A few months ago we were approached with an idea, and a question: If the one-block portion of 20th Street bounded by J and K Streets were to become an urban plaza, what would it look like?
The question sparked our interest, so we reached out to our friends at Cobblestone Placemaking to collaborate on finding an answer. The result? A concept we call MARRS Landing: an Urban Plaza
MARRS Landing is a half-block public urban plaza where Sacramento can come to relax, meet up with friends, partake in great eateries and shopping, and enjoy the temperate climate. This event-ready plaza makes the most of what is already the center of the midtown experience.
If you are familiar with Midtown Sacramento, stop and think about it for a moment: is there any other single location in Midtown with this amount of steady pedestrian activity? There are a few other spots that see intermittently high levels of walk-by traffic and social engagement, but no other spot in midtown has the constant buzz of urban life through all hours of the day and evening. If there was one place to begin inserting vibrant urban social spaces into the street fabric of Midtown, this would be it.
Those familiar with this particular block will no doubt have noticed the regularity with which this street gets closed off for special events. Social actors such as the folks behind LAUNCH and THIS deserve high praise for steadily activating the Midtown street scene. Unfortunately the process is slow, clunky, inefficient and expensive. For every instance of an event using the street there is a back history of months getting permits from the City and County, and thousands of dollars in event permit costs to pay for overtime for City police officers to close off the streets. The cost is a serious barrier to regular activation of the street, and it is an unnecessary waste of the time and energy of our police officers to boot.Here’s the concept summary:
Create an open urban plaza from the edge of J Street to the North edge of the J/K alley, raised to the level of the sidewalks on either side to provide a continuous level surface. Part of this space would be grassy expansions of the street tree planters along the East side, with the majority as an open concrete flex space with moveable furniture.
The North and South ends would be blocked off with durable, attractive, removable barriers (accommodating fire, event and service access). In-ground sleeves would be installed in the roadway for installing temporary bollards to block off the alley and the K Street end of the street to capture a larger space for large-scale events such as THIS festivals. Five to six parking spaces would be removed in the adjacent parking lots to provide direct access to the alley from the parking lot next to The Depot.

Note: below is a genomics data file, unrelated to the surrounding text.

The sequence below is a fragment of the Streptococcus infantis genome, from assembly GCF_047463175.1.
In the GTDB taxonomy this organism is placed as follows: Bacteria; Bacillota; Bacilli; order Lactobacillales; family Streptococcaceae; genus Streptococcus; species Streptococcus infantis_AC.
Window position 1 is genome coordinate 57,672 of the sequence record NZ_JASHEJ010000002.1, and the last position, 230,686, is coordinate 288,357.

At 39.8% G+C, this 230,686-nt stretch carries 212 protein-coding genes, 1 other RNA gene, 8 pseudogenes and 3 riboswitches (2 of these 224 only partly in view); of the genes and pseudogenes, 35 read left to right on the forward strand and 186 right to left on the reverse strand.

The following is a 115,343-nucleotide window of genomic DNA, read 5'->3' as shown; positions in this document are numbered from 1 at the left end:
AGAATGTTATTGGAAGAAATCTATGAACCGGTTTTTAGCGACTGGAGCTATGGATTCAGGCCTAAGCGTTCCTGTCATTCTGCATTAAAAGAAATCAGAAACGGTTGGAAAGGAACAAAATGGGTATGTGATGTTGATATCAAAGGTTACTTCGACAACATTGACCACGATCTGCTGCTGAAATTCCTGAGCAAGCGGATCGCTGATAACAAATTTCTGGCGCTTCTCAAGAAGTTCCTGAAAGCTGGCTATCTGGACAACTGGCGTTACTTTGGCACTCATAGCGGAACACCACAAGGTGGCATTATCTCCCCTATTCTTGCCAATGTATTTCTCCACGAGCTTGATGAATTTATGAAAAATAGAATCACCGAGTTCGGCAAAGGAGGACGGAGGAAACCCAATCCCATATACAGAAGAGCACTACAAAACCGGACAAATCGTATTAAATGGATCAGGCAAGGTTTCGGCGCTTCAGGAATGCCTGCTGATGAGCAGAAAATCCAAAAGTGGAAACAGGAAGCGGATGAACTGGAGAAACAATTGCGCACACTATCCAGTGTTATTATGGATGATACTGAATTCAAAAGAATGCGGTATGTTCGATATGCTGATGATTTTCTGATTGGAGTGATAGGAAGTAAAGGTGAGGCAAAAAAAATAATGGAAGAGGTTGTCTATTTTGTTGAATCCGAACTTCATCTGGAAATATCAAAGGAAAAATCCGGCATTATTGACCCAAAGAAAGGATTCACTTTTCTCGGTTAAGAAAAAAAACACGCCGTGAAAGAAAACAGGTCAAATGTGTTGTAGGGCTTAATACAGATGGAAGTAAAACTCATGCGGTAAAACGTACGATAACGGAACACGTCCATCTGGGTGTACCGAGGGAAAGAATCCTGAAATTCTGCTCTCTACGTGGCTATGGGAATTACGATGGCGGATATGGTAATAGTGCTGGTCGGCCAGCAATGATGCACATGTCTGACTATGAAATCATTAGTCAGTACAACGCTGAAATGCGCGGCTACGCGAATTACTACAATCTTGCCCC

Delivery trucks would approach via the alley off of 21st Street, and end up parking where they do currently, just south of the entry courtyard at the MARRS Building.Yes, it will have impacts… but is it worth doing anyway?
Blocking off this half-block of 20th Street would have some negative impacts; It would create some inefficiencies for drivers, eliminate six on-street parking spots and five or six private parking spots.
These should be weighed against the potential positive impacts; It would simplify the car-car and car-pedestrian interactions at the intersection of 20th St and J St, improving safety at this notoriously challenged intersection. The plaza would reinforce this location as a center of gravity for social interaction and engagement in midtown, with a net benefit for surrounding business and for the strength of the community. It would reduce the cost of holding regular events on this block by removing the need to have a police officer babysitting a squad car (being used as a road block), and free up our police officers to go deal with real needs.Can it be done?
It has already been done. A couple of years ago the Downtown Partnership’s winter ice rink was located in this location for several months, and the location turned out to be very successful for both the ice rink and the surrounding businesses. The ice rink actually made a profit that year. Local traffic patterns quickly adjusted to the new routing. Parents brought their kids. It became a center of gravity for the community.Why does it matter?
The life of the city happens when people interact, when they get out of their cars and can have conversations and serendipitous encounters. The value of our urban core increases via these interactions, as discussed in the recently acclaimed book The Metropolitan Revolution. Let’s make the most of our urban fabric, in support of richer and fuller lives.